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Making the most of a meal
Got Milk? How?
Treating peanut allergy bit by bit
Amphibians
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Poison Dart Frogs
Salamanders and Newts
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Killer Flatworms Hunt with Poison
How to Fly Like a Bat
Helping the Cause of Macaws
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Babies Prove Sound Learners
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Flower family knows its roots
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Scientist Profile: Wally Gilbert
Smelly Traps for Lampreys
Picture the Smell
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The Shape of the Internet
Fingerprint Evidence
A Classroom of the Mind
Dinosaurs and Fossils
Ancient Critter Caught Shedding Its Skin
A Dino King's Ancestor
Digging for Ancient DNA
E Learning Jamaica
Results of GSAT are in schools this week
E Learning in Jamaica WIN PRIZES and try our Fun Animated Games
2014 GSAT Results for Jamaican Kids
Earth
Ancient Heights
Greener Diet
A Global Warming Flap
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The Best Defense Is a Good Snow Fence
A 'Book' on Every Living Thing
Groundwater and the Water Cycle
Finding the Past
A Human Migration Fueled by Dung?
Ancient Cave Behavior
Childhood's Long History
Fish
Saltwater Fish
Sting Ray
Halibut
Food and Nutrition
Food for Life
Yummy bugs
Building a Food Pyramid
GSAT English Rules
Who vs. That vs. Which
Finding Subjects and Verbs
Problems with Prepositions
GSAT Exam Preparation Jamaica
GSAT Scholarship
GSAT stars reap scholarship glory
The Annual GSAT Scholarships
GSAT Exams Jamaica Scholarships
Results of GSAT are in schools this week
Access denied - Disabled boy aces GSAT
42,000 students will sit for the GSAT Exam in two weeks
GSAT Mathematics
Play for Science
It's a Math World for Animals
10 Common Mistakes When Preparing for the GSAT Math Test
Human Body
Spit Power
Gut Germs to the Rescue
Opening a Channel for Tasting Salt
Invertebrates
Daddy Long Legs
Bedbugs
Squid
Mammals
African Hippopotamus
African Zebra
Wolves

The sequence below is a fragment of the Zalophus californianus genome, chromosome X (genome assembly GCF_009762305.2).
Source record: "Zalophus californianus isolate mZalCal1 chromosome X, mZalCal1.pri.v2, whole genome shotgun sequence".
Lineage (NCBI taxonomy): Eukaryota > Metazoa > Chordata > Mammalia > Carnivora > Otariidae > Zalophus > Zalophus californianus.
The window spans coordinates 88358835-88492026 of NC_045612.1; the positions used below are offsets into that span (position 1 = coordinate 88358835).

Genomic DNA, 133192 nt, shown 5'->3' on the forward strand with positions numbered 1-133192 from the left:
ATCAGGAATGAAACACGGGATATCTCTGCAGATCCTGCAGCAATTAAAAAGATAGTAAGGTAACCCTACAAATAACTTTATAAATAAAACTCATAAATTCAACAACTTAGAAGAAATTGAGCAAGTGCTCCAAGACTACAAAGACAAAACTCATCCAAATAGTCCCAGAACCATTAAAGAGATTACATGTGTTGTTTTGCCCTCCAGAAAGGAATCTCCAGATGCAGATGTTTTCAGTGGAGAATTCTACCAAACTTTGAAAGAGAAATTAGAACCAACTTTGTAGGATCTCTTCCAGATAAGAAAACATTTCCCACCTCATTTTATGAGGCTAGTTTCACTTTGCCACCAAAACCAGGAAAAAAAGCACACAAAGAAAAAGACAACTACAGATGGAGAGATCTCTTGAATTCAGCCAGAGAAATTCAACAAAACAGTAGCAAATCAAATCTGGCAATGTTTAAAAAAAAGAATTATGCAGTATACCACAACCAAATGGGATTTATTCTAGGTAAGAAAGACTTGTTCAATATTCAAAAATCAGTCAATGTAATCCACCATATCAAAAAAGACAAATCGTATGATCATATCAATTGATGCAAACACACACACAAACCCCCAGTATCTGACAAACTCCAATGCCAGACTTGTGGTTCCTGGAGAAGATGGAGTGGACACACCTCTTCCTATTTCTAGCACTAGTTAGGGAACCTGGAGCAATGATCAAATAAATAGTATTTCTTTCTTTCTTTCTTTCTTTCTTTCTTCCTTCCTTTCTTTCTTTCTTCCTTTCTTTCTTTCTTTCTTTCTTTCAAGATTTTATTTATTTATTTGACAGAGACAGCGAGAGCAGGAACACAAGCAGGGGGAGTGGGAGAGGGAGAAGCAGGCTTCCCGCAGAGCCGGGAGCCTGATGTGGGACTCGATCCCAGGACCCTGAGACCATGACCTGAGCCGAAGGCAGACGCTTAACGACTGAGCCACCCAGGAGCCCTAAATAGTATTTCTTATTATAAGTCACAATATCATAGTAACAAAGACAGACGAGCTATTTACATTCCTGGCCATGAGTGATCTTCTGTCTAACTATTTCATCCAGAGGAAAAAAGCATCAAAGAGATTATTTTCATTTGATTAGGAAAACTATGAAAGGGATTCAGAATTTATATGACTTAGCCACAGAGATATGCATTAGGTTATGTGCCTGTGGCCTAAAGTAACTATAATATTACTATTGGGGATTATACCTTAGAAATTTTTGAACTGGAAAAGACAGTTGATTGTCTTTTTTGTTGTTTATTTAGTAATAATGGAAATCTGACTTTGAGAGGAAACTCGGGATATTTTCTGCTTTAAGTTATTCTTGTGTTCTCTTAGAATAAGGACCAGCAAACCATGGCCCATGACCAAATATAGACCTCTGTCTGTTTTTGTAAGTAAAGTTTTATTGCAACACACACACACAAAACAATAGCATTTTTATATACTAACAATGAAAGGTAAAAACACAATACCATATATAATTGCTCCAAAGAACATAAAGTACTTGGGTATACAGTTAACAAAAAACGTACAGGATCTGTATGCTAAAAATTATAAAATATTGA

Parents
Children and Media
What Not to Say to Emerging Readers
How children learn
Physics
Speedy stars
Black Hole Journey
Hold on to your stars, ladies and gentlemen
Plants
City Trees Beat Country Trees
White fuzzy mold not as friendly as it looks
Nature's Alphabet
Reptiles
Tortoises
Reptiles
Pythons
Space and Astronomy
A Galaxy Far, Far, Far Away
An Earthlike Planet
Unveiling Titan
Technology and Engineering
A Satellite of Your Own
Beyond Bar Codes
Drawing Energy out of Wastewater
The Parts of Speech
Adjectives and Adverbs
Problems with Prepositions
Countable and Uncountable Nouns
Transportation
Where rivers run uphill
Seen on the Science Fair Scene
Morphing a Wing to Save Fuel
Weather
Weekend Weather Really Is Different
The solar system's biggest junkyard
Either Martians or Mars has gas
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Witnessing a Rare Venus Eclipse

Planet-watchers, take note. A rare event is coming to the sky next week. On Tuesday, June 8, Venus will cross in front of the sun for the first time since 1882, as seen from Earth. But don't try to watch it with your unprotected eyes. Staring at the sun can cause serious damage. If you have access to the right kind of equipment, though, and you're in the right place at the right time, the planet will look like a black dot drifting across the sun's surface. The event, called a transit, will last about 6 hours. In the eastern United States, people will be able to see only the last 90 minutes of the event. Europe will be a much better place to witness this momentous occasion. Better yet, anyone can watch it happen on the Internet. The transit will begin at about 12:30 a.m. Eastern Daylight Time (EDT) and end at about 6:30 a.m. EDT. From 12 a.m. to 7 a.m. EDT, the Norwegian Astronomical Association will Webcast the event from a few places in Norway at www.astronomy.no/. You can also go to the Web site www.exploratorium.edu/venus/ (Exploratorium). From 1 a.m. EDT to 7 a.m. EDT, a crew from the Exploratorium science museum in San Francisco will send images from Greece. If you live in a place where the transit will be visible, you can try watching it by allowing sunlight to shine through a pinhole onto a piece of paper. Look down at the paper, not up at the sky, to watch Venus cross the sun's face. It's worth finding some way to experience the event. Venus will cross in front of the sun only one more time this century—in the year 2012.—E. Sohn

Witnessing a Rare Venus Eclipse
Witnessing a Rare Venus Eclipse








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